|US20060046766 *||Sep 1, 2005||Mar 2, 2006||Abet Technologies, Llc||Method and system for bidirectional communications and power transmission|
|US20070081226 *||Oct 12, 2005||Apr 12, 2007||Bookham Technology, Plc||Optical gain flattening components, optical chips and optical amplifiers and methods employing same|
|US20100014824 *||Jul 20, 2009||Jan 21, 2010||Adc Telecommunications, Inc.||Loop back plug and method|
|US20130315608 *||Nov 14, 2012||Nov 28, 2013||Kuo-Fong Tseng||Bidirectional and double-frequency optical transmission module and transmission assembly|
|U.S. Classification||398/139, 398/42|
|International Classification||H04B10/40, G02B6/293, G02B6/00|
|Jun 11, 1987||AS||Assignment|
Owner name: ALCATEL N.V., DE LAIRESSESTRAAT 153, AMSTERDAM, TH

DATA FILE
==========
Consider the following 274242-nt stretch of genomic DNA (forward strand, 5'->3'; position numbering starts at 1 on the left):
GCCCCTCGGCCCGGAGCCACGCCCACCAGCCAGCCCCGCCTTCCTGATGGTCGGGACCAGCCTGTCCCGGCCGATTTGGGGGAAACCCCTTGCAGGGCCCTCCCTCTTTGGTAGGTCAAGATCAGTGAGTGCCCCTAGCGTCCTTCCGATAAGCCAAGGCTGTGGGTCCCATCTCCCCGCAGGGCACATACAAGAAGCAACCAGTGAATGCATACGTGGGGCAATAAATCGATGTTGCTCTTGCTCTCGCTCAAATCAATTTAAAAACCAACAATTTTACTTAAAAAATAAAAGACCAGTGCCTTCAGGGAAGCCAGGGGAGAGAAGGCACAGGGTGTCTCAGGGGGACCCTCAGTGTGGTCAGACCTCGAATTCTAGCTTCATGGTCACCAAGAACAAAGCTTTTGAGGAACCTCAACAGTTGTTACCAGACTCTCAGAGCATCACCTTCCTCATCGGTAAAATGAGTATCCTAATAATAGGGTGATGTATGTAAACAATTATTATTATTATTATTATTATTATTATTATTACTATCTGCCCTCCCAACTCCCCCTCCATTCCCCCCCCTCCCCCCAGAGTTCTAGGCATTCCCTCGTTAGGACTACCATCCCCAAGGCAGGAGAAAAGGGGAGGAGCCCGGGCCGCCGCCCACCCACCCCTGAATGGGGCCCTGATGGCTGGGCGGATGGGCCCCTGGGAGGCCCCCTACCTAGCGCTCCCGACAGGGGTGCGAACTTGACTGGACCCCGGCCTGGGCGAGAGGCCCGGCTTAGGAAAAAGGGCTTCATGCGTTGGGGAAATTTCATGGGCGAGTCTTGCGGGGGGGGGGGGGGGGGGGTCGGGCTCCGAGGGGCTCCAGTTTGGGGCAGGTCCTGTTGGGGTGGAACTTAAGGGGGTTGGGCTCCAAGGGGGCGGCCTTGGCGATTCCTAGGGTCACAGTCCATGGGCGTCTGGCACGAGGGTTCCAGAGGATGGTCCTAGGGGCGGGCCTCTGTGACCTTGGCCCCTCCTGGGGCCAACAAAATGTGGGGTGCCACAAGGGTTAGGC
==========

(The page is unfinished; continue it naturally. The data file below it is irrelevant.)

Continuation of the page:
Free format text: ASSIGNMENT OF ASSIGNORS INTEREST.;ASSIGNOR:FUSSGANGER, KURT;REEL/FRAME:004723/0711
Effective date: 19870414
|Aug 16, 1993||FPAY||Fee payment|
Year of fee payment: 4
|Feb 13, 1998||REMI||Maintenance fee reminder mailed|
|Mar 22, 1998||LAPS||Lapse for failure to pay maintenance fees|
|Jun 2, 1998||FP||Expired due to failure to pay maintenance fee|
Effective date: 19980325
|Oct 28, 2003||AS||Assignment|
Owner name: AVANEX CORPORATION, CALIFORNIA
Free format text: ASSIGNMENT OF ASSIGNORS INTEREST;ASSIGNOR:ALCATEL;REEL/FRAME:014078/0971
Effective date: 20030731
|May 27, 2005||AS||Assignment|
Owner name: HBK INVESTMENTS L.P., TEXAS
Free format text: SECURITY AGREEMENT;ASSIGNOR:AVANEX CORPORATION;REEL/FRAME:016079/0174
Effective date: 20050519
|Mar 20, 2007||AS||Assignment|
Owner name: AVANEX CORPORATION, CALIFORNIA
Free format text: RELEASE BY SECURED PARTY;ASSIGNOR:HBK INVESTMENTS, L.P.;REEL/FRAME:019035/0342
Effective date: 20070312